During the First World War the Sasso di Stria was a stronghold of the Austro-Hungarian army from the very beginning of the mountain warfare. The Italian attack at the Sasso di Stria was one of the first military actions carried out in the Cadore and in the Ampezzo valley.
In the course of the war, the Sasso di Stria was littered with caves and perforated by a tunnel: the Goiginger Tunnel, named after the Field Marshal Ludwig von Goiginger who ordered its construction.
This tunnel can be visited with a short, not strenuous hike. With the appropriate equipment, it can be done also on rainy days.
The tunnel crosses horizontally almost the whole east wall of the Sasso di Stria. The entrance is on the slope above the path at the foot of the Sasso di Stria. The entrance is a bit narrow, but then the tunnel can be visited in upright position to its full length, about 500 metres.
Some sections of the tunnel are pitch-dark and the darkness is occasionally interrupted by a series of identical windows opening onto the mountainside.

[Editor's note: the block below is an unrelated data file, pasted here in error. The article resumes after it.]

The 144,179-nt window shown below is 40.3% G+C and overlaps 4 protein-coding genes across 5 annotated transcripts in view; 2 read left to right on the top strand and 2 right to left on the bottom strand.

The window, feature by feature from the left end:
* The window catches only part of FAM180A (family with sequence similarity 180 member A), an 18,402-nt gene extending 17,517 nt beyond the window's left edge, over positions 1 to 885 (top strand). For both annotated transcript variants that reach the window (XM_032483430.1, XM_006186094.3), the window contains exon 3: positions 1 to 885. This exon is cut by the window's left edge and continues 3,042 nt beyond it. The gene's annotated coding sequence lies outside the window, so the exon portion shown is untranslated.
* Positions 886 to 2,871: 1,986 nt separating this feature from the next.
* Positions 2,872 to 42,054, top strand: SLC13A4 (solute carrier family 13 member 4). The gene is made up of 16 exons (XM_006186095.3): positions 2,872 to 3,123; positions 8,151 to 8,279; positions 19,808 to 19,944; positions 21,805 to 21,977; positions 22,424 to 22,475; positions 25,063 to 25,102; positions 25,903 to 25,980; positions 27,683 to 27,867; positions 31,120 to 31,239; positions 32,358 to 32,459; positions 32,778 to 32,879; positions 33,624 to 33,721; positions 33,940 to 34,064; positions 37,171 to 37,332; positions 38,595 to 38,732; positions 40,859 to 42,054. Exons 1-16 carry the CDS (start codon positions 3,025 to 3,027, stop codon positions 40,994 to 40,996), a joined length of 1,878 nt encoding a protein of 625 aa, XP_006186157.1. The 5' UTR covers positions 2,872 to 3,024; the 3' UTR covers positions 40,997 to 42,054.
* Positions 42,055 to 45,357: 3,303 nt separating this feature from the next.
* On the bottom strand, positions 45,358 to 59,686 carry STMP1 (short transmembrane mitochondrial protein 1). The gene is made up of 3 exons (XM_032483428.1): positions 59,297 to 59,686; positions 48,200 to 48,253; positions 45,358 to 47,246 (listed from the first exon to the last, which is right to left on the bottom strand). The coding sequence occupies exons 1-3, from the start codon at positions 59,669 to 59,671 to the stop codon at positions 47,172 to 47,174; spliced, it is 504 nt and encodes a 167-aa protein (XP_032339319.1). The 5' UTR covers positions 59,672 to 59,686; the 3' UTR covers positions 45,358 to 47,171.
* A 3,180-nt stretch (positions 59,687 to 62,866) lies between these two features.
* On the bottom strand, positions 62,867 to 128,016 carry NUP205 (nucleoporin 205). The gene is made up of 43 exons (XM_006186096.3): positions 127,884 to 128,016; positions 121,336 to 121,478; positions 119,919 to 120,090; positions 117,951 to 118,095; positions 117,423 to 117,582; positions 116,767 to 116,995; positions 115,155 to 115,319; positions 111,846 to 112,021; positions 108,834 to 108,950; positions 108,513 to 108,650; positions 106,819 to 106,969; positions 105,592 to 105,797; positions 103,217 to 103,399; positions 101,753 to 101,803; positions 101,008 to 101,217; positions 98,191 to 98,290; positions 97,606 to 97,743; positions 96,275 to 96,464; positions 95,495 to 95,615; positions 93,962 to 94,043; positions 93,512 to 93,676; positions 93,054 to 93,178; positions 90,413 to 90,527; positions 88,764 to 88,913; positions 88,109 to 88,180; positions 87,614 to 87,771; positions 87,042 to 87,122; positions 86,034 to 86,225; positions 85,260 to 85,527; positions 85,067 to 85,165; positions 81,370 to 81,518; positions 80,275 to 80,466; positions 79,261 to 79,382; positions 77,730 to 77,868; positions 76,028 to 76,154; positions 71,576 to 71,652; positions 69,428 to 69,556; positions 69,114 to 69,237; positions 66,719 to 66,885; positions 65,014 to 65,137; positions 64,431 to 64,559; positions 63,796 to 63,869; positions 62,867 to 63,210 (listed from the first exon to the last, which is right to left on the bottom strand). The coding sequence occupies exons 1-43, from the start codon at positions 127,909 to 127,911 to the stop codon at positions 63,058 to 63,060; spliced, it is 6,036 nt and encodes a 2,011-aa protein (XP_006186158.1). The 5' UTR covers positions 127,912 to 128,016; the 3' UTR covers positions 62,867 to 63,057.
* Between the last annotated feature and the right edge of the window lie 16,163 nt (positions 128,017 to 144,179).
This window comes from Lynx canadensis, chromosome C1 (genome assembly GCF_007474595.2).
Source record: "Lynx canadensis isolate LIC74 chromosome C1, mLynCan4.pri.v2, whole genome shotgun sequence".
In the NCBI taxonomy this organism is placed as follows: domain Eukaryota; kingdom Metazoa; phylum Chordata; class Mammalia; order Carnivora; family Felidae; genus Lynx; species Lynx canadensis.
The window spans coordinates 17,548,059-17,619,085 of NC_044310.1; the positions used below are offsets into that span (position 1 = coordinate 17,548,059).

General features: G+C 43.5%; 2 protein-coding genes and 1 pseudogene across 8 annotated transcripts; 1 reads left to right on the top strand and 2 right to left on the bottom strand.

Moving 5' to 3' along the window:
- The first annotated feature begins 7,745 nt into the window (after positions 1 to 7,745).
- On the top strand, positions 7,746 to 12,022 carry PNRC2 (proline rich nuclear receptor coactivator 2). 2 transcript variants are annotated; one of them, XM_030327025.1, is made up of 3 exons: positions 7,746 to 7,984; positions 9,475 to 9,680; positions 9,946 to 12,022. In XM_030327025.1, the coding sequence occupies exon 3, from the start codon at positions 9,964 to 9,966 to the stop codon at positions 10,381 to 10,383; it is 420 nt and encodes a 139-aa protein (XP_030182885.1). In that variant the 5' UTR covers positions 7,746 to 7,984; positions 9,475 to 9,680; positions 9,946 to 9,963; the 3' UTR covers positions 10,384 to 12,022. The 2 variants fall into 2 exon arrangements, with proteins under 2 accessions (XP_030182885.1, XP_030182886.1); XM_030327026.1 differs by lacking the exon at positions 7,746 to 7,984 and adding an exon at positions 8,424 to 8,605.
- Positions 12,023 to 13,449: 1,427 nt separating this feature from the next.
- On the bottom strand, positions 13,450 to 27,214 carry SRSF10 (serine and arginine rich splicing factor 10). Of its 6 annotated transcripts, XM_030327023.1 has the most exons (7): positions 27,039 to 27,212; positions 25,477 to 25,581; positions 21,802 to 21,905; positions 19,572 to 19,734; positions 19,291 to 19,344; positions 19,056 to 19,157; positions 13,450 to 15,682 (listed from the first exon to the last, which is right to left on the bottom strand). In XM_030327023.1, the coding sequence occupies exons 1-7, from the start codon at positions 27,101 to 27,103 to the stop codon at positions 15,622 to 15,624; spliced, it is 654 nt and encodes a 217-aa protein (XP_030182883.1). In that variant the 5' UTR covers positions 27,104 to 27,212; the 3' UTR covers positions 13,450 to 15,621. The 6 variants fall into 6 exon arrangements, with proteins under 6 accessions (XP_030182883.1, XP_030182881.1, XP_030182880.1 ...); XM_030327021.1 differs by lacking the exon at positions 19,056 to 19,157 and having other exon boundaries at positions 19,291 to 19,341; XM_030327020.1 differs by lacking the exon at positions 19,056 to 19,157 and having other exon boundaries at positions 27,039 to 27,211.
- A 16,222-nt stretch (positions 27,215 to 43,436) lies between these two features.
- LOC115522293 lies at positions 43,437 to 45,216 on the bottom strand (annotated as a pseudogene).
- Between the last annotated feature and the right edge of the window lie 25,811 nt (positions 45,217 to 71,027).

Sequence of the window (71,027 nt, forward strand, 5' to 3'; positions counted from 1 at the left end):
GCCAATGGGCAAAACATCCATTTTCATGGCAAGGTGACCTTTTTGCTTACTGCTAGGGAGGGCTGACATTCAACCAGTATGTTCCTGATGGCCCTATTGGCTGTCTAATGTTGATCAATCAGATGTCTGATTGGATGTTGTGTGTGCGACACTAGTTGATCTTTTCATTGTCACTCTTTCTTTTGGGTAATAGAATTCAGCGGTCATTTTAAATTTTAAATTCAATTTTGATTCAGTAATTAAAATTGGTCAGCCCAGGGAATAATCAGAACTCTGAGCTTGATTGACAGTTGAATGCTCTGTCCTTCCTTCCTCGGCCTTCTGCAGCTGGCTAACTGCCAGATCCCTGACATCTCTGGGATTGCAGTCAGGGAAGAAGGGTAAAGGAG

Inside the tunnel you can see the remains of a generator base and the supports of the electric line.
Continuing from the tunnel exit towards the summit, you reach the saddle and the pre-summit of the Sasso di Stria, namely the Goiginger emplacement.
Here there are remnants of the Austrian barrage line with a trench system, remains of buildings and huts, caves, warehouses and kitchens.
Experienced hikers who want to cover a longer distance, can ascend the via ferrata Sottotenente Fusetti and admire one of the most beautiful views of the Dolomites from above.
HISTORICAL INSIGHTS: Mount Sasso di Stria 1915-17 >>>
short, not strenuous
Tre Sassi Fort
Falzarego pass, parking lot of the Lagazuoi cable car
Total difference in altitude
↑ 200 m, ↓ 100 m
Altitude at starting point
Return downhill towards Falzarego pass along the path.
Sasso di Stria
helmet, a torch (ideally head torch)
Best time of year
spring, summer, fall